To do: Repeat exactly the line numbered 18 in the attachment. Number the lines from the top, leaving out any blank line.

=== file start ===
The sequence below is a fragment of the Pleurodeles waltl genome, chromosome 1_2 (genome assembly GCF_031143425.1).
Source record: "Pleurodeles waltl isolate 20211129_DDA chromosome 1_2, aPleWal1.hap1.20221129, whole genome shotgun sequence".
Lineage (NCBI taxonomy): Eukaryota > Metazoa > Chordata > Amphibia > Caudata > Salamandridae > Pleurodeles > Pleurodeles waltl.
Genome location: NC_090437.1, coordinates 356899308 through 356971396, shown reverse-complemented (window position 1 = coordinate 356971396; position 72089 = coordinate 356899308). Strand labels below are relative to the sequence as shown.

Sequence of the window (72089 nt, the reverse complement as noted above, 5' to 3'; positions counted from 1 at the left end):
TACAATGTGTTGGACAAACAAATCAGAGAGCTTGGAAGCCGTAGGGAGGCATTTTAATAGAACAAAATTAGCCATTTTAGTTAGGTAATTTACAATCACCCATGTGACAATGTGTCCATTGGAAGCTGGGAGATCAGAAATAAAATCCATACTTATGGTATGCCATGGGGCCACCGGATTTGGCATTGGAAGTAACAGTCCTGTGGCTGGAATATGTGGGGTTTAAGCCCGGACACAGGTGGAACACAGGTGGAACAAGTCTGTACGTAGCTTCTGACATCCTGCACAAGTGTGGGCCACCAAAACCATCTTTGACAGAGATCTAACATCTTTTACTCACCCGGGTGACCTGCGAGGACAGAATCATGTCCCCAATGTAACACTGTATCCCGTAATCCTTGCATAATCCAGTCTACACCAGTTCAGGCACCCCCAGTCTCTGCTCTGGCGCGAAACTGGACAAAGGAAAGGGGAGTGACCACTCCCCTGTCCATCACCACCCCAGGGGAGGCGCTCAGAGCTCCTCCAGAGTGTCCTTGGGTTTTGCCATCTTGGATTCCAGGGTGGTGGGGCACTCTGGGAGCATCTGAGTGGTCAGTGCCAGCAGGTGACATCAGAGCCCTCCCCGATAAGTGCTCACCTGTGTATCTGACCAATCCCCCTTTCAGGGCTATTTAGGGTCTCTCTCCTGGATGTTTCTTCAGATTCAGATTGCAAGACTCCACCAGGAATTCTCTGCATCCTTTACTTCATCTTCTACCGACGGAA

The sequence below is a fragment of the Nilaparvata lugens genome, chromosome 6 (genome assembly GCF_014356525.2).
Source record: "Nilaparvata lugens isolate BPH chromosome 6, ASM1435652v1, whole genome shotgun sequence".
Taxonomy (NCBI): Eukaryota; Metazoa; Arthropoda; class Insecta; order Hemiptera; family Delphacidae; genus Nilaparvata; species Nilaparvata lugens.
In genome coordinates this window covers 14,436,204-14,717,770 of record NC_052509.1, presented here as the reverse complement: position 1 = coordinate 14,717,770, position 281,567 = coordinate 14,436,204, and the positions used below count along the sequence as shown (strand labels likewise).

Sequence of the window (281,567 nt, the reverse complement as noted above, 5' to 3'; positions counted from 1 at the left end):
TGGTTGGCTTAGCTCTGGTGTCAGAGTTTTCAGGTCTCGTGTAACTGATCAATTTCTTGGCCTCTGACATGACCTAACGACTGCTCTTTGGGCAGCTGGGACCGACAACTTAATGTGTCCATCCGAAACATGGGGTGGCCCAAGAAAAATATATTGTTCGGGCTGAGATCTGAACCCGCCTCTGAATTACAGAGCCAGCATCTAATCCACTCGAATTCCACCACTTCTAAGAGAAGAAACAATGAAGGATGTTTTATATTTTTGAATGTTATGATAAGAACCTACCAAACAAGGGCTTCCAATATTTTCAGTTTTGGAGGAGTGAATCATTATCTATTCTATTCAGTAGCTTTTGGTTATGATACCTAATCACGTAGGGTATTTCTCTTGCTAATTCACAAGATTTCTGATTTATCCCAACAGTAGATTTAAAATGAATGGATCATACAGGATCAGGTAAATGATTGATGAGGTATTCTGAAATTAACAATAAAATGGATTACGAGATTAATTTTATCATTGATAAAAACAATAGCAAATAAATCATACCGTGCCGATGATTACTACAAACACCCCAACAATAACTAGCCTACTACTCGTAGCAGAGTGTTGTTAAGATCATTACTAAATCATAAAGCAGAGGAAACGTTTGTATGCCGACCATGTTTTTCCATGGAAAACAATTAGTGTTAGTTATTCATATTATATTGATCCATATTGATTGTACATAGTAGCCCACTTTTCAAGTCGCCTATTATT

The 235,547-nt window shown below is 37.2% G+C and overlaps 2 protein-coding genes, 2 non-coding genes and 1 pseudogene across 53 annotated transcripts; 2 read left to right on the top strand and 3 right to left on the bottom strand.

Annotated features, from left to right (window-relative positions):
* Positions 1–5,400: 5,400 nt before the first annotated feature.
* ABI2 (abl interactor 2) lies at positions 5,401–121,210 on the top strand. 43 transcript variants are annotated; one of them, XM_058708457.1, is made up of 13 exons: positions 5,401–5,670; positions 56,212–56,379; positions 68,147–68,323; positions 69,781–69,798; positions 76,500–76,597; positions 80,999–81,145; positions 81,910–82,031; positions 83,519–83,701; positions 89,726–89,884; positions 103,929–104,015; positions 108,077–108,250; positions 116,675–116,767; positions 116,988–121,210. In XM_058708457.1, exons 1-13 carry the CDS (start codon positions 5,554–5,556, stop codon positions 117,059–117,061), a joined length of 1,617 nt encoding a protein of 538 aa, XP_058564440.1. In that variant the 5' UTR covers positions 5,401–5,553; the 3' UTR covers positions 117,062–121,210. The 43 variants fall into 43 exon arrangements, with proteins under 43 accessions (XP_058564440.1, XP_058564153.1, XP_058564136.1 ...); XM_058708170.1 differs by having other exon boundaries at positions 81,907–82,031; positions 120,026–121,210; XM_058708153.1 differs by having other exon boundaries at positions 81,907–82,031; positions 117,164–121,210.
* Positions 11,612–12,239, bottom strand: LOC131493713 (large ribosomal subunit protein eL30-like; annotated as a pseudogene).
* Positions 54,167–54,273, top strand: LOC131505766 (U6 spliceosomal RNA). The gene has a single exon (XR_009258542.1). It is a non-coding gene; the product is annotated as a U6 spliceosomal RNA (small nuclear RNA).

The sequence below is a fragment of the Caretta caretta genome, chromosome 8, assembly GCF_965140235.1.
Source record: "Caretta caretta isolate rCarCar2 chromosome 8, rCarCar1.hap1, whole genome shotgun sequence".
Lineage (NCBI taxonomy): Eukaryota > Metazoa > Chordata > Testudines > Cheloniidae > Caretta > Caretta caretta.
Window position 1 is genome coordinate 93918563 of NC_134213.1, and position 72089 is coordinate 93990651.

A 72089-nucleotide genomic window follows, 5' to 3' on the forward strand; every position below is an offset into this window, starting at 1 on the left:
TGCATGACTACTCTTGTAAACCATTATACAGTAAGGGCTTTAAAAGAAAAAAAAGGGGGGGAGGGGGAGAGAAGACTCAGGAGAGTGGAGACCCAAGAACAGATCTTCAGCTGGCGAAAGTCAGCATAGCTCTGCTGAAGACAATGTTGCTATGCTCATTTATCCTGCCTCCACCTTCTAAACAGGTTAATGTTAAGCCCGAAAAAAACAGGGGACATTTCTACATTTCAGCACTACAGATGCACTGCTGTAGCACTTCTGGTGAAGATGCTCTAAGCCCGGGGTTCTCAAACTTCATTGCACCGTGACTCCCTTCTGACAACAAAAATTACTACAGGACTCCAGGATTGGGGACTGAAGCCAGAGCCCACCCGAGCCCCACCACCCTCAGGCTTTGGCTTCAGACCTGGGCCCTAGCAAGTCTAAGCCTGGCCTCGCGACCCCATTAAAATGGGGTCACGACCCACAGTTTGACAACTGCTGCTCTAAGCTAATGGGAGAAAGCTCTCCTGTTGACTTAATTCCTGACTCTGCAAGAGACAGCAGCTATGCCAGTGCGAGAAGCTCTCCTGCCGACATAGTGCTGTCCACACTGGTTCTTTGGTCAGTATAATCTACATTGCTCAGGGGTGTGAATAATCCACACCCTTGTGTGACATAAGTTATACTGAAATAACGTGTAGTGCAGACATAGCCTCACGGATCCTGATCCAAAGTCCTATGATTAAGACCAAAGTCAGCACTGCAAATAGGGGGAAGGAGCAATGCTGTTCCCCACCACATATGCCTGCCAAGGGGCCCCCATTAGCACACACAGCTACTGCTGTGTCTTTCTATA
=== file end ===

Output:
* Positions 54,167–54,273, top strand: LOC131505766 (U6 spliceosomal RNA). The gene has a single exon (XR_009258542.1). It is a non-coding gene; the product is annotated as a U6 spliceosomal RNA (small nuclear RNA).